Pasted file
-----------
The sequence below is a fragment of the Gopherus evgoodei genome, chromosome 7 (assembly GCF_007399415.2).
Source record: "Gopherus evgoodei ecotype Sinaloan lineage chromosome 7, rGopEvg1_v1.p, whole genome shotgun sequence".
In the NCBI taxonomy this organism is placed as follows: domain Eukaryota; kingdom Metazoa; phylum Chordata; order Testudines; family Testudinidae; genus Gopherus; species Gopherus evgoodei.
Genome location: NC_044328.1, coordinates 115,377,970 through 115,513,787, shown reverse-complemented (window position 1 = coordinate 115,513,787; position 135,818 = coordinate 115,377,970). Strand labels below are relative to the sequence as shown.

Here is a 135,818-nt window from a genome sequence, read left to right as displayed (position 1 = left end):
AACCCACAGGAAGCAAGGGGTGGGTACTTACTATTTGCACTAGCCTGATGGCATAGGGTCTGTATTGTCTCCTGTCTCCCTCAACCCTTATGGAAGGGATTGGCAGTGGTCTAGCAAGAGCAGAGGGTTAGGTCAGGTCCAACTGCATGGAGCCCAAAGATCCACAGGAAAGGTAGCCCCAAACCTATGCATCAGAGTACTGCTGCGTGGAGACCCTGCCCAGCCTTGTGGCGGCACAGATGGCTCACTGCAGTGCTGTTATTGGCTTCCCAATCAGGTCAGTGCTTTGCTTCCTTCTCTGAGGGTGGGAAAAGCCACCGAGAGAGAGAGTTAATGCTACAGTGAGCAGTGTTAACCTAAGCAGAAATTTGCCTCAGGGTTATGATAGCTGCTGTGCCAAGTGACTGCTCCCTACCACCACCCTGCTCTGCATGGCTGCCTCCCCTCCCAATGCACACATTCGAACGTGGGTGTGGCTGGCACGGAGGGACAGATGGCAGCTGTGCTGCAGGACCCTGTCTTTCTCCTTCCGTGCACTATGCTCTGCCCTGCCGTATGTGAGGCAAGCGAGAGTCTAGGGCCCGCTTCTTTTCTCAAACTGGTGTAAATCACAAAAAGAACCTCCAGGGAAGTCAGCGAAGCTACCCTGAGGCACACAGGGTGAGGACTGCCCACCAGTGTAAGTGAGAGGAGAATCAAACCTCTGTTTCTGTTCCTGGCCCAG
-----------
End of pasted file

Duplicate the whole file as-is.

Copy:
The sequence below is a fragment of the Gopherus evgoodei genome, chromosome 7 (assembly GCF_007399415.2).
Source record: "Gopherus evgoodei ecotype Sinaloan lineage chromosome 7, rGopEvg1_v1.p, whole genome shotgun sequence".
In the NCBI taxonomy this organism is placed as follows: domain Eukaryota; kingdom Metazoa; phylum Chordata; order Testudines; family Testudinidae; genus Gopherus; species Gopherus evgoodei.
Genome location: NC_044328.1, coordinates 115,377,970 through 115,513,787, shown reverse-complemented (window position 1 = coordinate 115,513,787; position 135,818 = coordinate 115,377,970). Strand labels below are relative to the sequence as shown.

Here is a 135,818-nt window from a genome sequence, read left to right as displayed (position 1 = left end):
AACCCACAGGAAGCAAGGGGTGGGTACTTACTATTTGCACTAGCCTGATGGCATAGGGTCTGTATTGTCTCCTGTCTCCCTCAACCCTTATGGAAGGGATTGGCAGTGGTCTAGCAAGAGCAGAGGGTTAGGTCAGGTCCAACTGCATGGAGCCCAAAGATCCACAGGAAAGGTAGCCCCAAACCTATGCATCAGAGTACTGCTGCGTGGAGACCCTGCCCAGCCTTGTGGCGGCACAGATGGCTCACTGCAGTGCTGTTATTGGCTTCCCAATCAGGTCAGTGCTTTGCTTCCTTCTCTGAGGGTGGGAAAAGCCACCGAGAGAGAGAGTTAATGCTACAGTGAGCAGTGTTAACCTAAGCAGAAATTTGCCTCAGGGTTATGATAGCTGCTGTGCCAAGTGACTGCTCCCTACCACCACCCTGCTCTGCATGGCTGCCTCCCCTCCCAATGCACACATTCGAACGTGGGTGTGGCTGGCACGGAGGGACAGATGGCAGCTGTGCTGCAGGACCCTGTCTTTCTCCTTCCGTGCACTATGCTCTGCCCTGCCGTATGTGAGGCAAGCGAGAGTCTAGGGCCCGCTTCTTTTCTCAAACTGGTGTAAATCACAAAAAGAACCTCCAGGGAAGTCAGCGAAGCTACCCTGAGGCACACAGGGTGAGGACTGCCCACCAGTGTAAGTGAGAGGAGAATCAAACCTCTGTTTCTGTTCCTGGCCCAG